Now that our youngest has started Primary, I’m responsible for getting two people up, washed, brushed, combed, dressed, fed and out the door by 7:20 a.m. Oh, while also making two lunches, preparing two breakfasts, packing two backpacks and steeping a huge travel mug of tea to sustain me at the bus stop.
For the past two years, I’ve laid out our son’s school outfit the night before — just tossing the shirt, pants, undies and socks onto a spot on his carpet for him to put on in the morning. At seven, he still has absolutely no interest in picking out his own clothes — which I love because that means I get to choose what he wears. #victory
But with our daughter starting school, too, I realized I’d be spending twice as long picking out outfits every evening. It would be faster to pick everything out for the week at once, and I’d also know whether or not I had any urgent laundry to do.
I thought about making cute hanger tags with the days of the week, but our daughter can’t reach her hanging bar — and our son’s is only a towel rod, thanks to his neat closet makeover.
I needed something the kids could easily reach and wouldn’t take up much space in their rooms. So the solution would be to build some sort of tower with hooks — like a hat rack, almost — that could hold numerous hangers without tipping over.
I started with a stand for our son’s clothing, and screwed a simple base (two short 2×2” pieces) onto a long 2×2” board. It wasn’t the steadiest thing, but it would work. But how were the clothes going to hang on it?
I raided my hardware bin and discovered I had two or three coordinating hooks and knobs in various finishes, but not five that matched. I was home alone with two sleeping kids, so I couldn’t run out to buy more — and, naturally, I wanted to build it immediately.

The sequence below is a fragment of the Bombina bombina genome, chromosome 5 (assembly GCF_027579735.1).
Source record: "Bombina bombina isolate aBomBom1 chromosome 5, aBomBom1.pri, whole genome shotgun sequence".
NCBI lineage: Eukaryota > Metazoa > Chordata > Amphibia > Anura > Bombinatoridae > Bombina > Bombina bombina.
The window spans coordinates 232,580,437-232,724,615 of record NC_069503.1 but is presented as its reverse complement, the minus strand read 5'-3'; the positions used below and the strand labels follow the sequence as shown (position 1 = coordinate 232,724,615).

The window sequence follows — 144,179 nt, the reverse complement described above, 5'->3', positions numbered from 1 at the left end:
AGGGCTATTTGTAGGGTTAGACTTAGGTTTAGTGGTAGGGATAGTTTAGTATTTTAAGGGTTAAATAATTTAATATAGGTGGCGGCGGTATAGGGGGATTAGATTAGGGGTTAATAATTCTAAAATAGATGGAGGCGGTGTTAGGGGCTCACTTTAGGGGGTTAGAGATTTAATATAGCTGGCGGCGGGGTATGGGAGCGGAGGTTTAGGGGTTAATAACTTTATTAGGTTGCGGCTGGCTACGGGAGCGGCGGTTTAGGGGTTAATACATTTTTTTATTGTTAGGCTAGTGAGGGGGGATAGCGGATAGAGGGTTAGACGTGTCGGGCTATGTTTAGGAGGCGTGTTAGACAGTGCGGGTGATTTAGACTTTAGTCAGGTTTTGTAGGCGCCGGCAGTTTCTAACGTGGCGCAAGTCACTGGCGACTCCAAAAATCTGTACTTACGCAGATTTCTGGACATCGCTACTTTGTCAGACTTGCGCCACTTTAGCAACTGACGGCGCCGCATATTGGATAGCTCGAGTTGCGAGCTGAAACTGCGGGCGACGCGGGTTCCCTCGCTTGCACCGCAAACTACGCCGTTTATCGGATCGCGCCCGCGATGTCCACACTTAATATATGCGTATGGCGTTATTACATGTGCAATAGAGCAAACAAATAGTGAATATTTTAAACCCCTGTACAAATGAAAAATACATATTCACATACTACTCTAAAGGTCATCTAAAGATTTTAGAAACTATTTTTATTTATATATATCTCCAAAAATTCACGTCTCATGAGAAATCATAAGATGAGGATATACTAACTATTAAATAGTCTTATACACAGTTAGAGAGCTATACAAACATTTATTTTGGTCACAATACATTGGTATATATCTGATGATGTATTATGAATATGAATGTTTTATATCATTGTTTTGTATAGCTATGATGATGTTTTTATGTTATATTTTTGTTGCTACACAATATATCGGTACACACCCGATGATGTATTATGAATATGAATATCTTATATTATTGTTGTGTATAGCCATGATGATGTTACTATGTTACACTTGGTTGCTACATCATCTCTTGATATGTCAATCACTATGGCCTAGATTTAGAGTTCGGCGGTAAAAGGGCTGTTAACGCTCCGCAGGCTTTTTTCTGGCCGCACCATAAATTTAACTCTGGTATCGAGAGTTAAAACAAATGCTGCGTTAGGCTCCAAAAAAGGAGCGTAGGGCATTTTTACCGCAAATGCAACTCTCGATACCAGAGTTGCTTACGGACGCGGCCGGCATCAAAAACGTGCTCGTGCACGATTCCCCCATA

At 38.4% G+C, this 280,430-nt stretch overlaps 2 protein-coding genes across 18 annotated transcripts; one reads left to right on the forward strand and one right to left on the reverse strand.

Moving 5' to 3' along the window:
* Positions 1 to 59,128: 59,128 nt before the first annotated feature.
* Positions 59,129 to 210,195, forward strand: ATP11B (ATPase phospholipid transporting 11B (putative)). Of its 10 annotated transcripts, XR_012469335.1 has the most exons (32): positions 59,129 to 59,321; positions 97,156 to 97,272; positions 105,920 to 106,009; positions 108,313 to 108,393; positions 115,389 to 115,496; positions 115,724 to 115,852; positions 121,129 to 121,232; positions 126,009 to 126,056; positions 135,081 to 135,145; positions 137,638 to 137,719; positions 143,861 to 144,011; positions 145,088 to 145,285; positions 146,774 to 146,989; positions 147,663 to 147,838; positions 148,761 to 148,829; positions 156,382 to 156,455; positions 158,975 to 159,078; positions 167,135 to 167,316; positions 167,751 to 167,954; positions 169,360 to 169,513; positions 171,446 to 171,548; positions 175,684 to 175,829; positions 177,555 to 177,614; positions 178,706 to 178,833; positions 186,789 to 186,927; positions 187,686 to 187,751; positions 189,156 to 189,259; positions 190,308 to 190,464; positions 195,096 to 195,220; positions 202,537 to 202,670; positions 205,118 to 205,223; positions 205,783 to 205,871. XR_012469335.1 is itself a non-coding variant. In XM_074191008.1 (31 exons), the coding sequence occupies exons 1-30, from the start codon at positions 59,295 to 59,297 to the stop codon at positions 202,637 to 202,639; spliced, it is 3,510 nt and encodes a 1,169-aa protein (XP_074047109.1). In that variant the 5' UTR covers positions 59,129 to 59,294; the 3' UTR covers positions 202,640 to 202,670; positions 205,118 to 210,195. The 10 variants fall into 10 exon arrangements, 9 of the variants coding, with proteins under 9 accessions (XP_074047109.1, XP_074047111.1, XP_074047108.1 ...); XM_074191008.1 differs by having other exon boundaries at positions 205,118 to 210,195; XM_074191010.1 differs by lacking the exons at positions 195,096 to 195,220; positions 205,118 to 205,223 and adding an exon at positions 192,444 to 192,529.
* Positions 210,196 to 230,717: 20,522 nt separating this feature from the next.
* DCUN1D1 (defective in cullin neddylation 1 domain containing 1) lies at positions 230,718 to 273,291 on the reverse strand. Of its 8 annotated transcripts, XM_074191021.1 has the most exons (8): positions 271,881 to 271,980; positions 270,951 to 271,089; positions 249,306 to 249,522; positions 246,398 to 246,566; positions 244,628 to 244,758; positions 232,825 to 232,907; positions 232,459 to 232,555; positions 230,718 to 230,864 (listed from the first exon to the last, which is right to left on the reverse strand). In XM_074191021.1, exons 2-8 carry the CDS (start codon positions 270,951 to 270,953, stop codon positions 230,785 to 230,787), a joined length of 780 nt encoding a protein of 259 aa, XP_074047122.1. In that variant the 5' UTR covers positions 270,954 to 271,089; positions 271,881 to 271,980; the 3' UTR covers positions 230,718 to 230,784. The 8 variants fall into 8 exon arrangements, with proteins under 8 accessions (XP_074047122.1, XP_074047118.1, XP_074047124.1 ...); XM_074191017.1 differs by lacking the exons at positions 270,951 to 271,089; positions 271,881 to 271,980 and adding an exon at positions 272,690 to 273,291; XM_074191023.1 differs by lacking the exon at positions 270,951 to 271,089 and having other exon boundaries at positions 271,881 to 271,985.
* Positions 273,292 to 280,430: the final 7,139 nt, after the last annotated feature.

I looked around my studio slowly, trying to think of what I could use as hooks. Plain screws? Nah. What about L-brackets? No. Small pieces of wood? My eyes fell on a bin on scrap wood — organized by size, of course — and I saw a bunch of plain wooden pieces from a knock-off Jenga game. Those could work!
I predrilled a hole in each stick, and screwed them into the front of the 2×2” post — going back and forth from the right to the left to maintain the balance.
I painted the whole thing dark grey (“Ash” by Fusion Mineral Paint) and added distressed red letters spelling out “DEX” to the top. Then I turned my attention to building one for our daughter.
I decided to experiment with a different base, so this time I screwed a 1×2” post into a scrap of 1×6” wood — putting the post at the back to balance out the weight of the clothes that would hang off the front. Then I cut 45° angles on both ends of a smaller piece, and screwed that in front of the post for more stability. This was definitely a better base.
I used more Jenga pieces as hooks, but I attached them differently — pointing to the front and back, rather than side-to-side like the first set of hooks. This was because our daughter would require multiple hangers for some outfits, like skirts with a top and a cardigan.
I painted our daughter’s clothing tree a soft pink (a mix of mostly “Buttermilk Cream” by Fusion Mineral Paint, with a bit of “Fort York Red” poured in) and added a sparkly “C” to the top for a decoration. The final step was painting the front of each hook grey (the same paint I used on her brother’s stand) and taking a tiny paintbrush to hand-letter the days of the week.
Instead of just having a hook for Monday through Friday, our daughter’s stand includes a spot for her taekwondo dobok and ballet leotard, as well as one weekend outfit (mostly because I wanted to balance the hooks on each side).
Because the hooks are staggered (front and back, left and right) there’s room for a week’s worth of hangers without getting things tangled up. When you start filling the hooks from the bottom and work your way up to Monday, it means you don’t have to rifle through layers to find what you need. Remove Monday’s outfit, and Tuesday’s is right there on top.
Our kids LOVE their new clothing trees, and had me filling them up before the school year even began. (“Uh, it’s summer — throw on any shorts and any T-shirt.”)
These outfit-organizers been super useful since school has started, when we’re all rushing around and everyone’s sleepy. I tuck underwear and socks (or tights) into each outfit when I “fill the tree” Sunday evening, so the kids just grab that day’s hanger and have everything they need.
Fingers crossed this system keeps working for at least a couple of years, because I must admit I love picking out their outfits — and I know that can’t last forever!